A California appellate court has held that the application exclusion of a broker-dealer’s professional liability policy barred coverage for claims by customers who invested in the same Ponzi scheme involved in a previous claim. Crown Capital Securities, L.P. v. Endurance Am. Spec. Ins. Co., 2015 WL 1607164 (Cal. App. Ct. Apr. 10, 2015).

The broker-dealer received a claim by a customer alleging that the broker-dealer had failed properly to investigate investments in a real estate firm that had filed for bankruptcy and was alleged to have been running a Ponzi scheme. The broker-dealer later submitted an application for professional liability insurance that asked if any claims had been made against the entity. The broker-dealer answered “yes” and submitted a loss run from its prior insurer containing the claim by the customer. The application also asked if the applicant was aware of any fact, circumstance, situation, or accident that may result in a claim. The insured answered “no.” The application contained an “application exclusion” barring coverage for “any claim or lawsuit . . . arising from any fact, circumstance, act, error or omission disclosed or required to be disclosed in response” to those questions. After the policy was issued, three additional claims were made by customers of the insured broker-dealer who invested in the same real estate firm. The insured sought coverage under the professional liability policy, contending that each of these claims involved a separate investment that did not “arise out of” the prior investment in the real estate firm that was at issue in the initial claim. The insurer denied coverage pursuant to the terms of the application exclusion, and coverage litigation ensued.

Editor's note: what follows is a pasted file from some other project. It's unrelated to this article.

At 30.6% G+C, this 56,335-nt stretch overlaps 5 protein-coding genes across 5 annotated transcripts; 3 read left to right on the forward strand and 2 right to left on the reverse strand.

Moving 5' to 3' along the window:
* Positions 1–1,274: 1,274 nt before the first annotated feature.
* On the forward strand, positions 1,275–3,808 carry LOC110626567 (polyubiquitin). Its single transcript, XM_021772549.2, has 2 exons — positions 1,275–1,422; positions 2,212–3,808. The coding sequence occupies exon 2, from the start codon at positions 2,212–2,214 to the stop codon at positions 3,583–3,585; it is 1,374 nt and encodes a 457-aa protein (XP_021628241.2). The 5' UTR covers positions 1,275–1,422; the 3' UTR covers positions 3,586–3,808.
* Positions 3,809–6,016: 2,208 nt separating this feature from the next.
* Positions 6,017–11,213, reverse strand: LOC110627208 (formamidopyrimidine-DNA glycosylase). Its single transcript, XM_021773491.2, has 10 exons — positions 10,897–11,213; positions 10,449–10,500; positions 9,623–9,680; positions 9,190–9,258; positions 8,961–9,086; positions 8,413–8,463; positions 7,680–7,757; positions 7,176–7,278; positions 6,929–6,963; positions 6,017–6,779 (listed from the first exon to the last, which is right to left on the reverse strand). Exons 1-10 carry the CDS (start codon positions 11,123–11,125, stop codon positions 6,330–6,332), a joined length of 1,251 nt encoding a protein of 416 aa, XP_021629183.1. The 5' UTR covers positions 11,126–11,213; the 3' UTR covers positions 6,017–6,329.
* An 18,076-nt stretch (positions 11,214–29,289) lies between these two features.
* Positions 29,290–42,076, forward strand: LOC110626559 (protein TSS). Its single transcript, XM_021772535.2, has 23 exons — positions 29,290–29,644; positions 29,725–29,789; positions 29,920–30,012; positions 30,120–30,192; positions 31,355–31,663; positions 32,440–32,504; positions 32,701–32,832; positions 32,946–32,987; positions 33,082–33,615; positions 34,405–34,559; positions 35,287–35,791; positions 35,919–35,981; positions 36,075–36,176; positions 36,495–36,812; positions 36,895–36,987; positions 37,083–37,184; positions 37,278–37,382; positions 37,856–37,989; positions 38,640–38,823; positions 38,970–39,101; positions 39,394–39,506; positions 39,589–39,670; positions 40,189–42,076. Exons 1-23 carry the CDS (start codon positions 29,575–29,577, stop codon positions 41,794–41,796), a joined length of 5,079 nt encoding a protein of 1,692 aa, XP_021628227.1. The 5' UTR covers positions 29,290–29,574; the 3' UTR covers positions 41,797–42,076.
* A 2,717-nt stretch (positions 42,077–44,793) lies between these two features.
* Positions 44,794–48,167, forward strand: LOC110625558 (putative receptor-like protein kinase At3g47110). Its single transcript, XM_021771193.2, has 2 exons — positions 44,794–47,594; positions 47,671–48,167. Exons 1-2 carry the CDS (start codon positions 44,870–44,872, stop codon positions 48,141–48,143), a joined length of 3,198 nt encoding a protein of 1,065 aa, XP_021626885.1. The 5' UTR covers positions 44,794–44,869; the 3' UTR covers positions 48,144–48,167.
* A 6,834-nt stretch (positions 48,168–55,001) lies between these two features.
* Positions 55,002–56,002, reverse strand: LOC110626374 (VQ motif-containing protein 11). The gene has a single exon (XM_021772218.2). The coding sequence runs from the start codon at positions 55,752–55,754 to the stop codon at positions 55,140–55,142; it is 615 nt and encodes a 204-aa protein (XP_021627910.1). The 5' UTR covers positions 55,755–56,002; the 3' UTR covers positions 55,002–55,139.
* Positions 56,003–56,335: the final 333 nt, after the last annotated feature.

The California appellate court rejected the insured’s argument and held that coverage was precluded by the application exclusion contained in the policy. In so holding, the court concluded that the insured was aware, prior to the submission of its application for insurance, that (1) the real estate firm had declared bankruptcy and allegedly had been operating a Ponzi scheme; (2) an initial claim had been made by an investor of the real estate firm; and (3) its broker-dealers had sold other investments in the real estate firm to their customers. The court therefore reasoned that the insured was aware of facts and circumstances that might result in claims being made against it for any investment in the real estate firm. Accordingly, the application exclusion barred coverage for the subsequent claims, even though the later claims asserted causes of action other than the failure to exercise due diligence alleged in the initial claim. The court held that the claims concerned facts and circumstances of which the insured was aware prior to submitting the application because they “concerned the purchase of [real estate firm] investments” by the insured’s customers.